Infosys Technologies reportedly told analysts recently that customers are “cautious” but they are not taking any extreme steps. Neither has it seen any cancellation in projects. But, then, demand for outsourcing in some sectors, such as manufacturing, retail and telecom, could be soft.
Standard Chartered Equity Research believes that a repeat of FY 08-09 (read sharp volume fall along with rate card cuts) is “unlikely, barring an event risk”. Fiscal 02-03, it says, could be a better proxy. In the immediate term, it says, the sales cycle time could go up and impact the H2FY12 volumes. But it also expects that 2011 IT spends will be below budget, and cautions that large transformational programmes could see revaluation or componentisation.
Another brokerage, Nirmal Bang, has taken a harsher view. In an August 12 note, analyst Harit Shah goes against the common refrain that the current situation is not as bad as 2008 and clients being better prepared for the slowdown now. A difficult year is what the sector should brace for in calendar 2012 and fiscal 2013, he writes.
“…We expect the worsening economic scenario to lead to a slowdown in volume growth of Indian IT firms in FY13,” the analyst note says, cutting its FY13 revenue estimates of top-tier IT stocks (TCS, Infosys, Wipro and HCL Technologies) by 4-11 per cent.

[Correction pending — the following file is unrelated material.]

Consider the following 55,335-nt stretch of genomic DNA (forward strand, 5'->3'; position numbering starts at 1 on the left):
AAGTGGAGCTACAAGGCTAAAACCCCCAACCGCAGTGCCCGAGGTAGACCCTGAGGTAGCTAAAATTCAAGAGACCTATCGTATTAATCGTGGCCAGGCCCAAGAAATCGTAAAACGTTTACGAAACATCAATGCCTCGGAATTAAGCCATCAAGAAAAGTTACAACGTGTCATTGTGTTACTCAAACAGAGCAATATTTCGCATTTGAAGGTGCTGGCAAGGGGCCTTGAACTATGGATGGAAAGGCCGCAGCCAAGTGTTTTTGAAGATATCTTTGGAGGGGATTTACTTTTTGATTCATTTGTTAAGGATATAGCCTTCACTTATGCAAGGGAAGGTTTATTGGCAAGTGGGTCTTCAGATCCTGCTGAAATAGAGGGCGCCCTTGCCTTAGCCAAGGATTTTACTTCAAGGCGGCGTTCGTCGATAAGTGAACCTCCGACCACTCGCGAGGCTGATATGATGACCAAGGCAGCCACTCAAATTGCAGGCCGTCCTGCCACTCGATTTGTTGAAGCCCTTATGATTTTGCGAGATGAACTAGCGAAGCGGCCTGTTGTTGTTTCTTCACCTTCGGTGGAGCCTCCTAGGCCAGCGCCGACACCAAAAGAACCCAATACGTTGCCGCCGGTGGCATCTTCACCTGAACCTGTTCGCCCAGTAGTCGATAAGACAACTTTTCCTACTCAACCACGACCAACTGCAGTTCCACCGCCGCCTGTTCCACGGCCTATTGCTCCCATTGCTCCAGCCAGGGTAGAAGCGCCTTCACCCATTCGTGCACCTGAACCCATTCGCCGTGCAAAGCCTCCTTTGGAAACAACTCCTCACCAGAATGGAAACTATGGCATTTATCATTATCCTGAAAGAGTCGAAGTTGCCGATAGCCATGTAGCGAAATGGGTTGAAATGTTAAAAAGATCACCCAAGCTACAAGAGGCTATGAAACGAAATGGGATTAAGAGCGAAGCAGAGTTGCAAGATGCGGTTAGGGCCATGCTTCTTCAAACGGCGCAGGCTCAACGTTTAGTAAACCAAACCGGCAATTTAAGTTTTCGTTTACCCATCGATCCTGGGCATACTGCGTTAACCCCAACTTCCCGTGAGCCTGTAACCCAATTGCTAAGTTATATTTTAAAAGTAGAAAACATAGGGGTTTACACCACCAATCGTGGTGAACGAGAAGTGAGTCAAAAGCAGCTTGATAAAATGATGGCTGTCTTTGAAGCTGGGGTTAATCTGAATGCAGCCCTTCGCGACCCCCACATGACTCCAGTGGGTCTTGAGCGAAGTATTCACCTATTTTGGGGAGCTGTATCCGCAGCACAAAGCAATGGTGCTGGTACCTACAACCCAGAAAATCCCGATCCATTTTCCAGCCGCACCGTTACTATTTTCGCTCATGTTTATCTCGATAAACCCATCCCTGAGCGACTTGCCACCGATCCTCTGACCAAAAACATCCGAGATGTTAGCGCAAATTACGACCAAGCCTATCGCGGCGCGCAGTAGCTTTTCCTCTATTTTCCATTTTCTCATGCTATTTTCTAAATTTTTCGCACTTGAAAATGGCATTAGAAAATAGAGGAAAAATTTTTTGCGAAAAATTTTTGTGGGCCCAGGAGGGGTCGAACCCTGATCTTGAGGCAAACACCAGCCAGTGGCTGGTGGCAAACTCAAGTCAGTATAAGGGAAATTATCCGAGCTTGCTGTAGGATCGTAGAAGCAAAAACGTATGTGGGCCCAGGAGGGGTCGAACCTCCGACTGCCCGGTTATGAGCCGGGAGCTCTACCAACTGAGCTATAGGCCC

Forrester too has said that the impact of the financial news trickling in, on the US and global tech markets, would be slower growth in 2011 though it will still be positive growth (since half a year of good growth for 2011 is already captured). It anticipates growth to slow down further in 2012.
Andrew Bartels, VP and Principal Analyst of Forrester Research, says that “assuming that slower growth but no recession actually occurs, our forecast is looking like 6-7 per cent growth in the US businesses and Government purchases of IT goods and services, in both 2011 and 2012 — with 2012 growth lower than 2011 growth.”
At the same time, Forrester said that the risks of a US recession that spreads to Europe, Canada, Latin America and parts of Asia have increased to around a 30 per cent probability.
… the optimists look at silver lining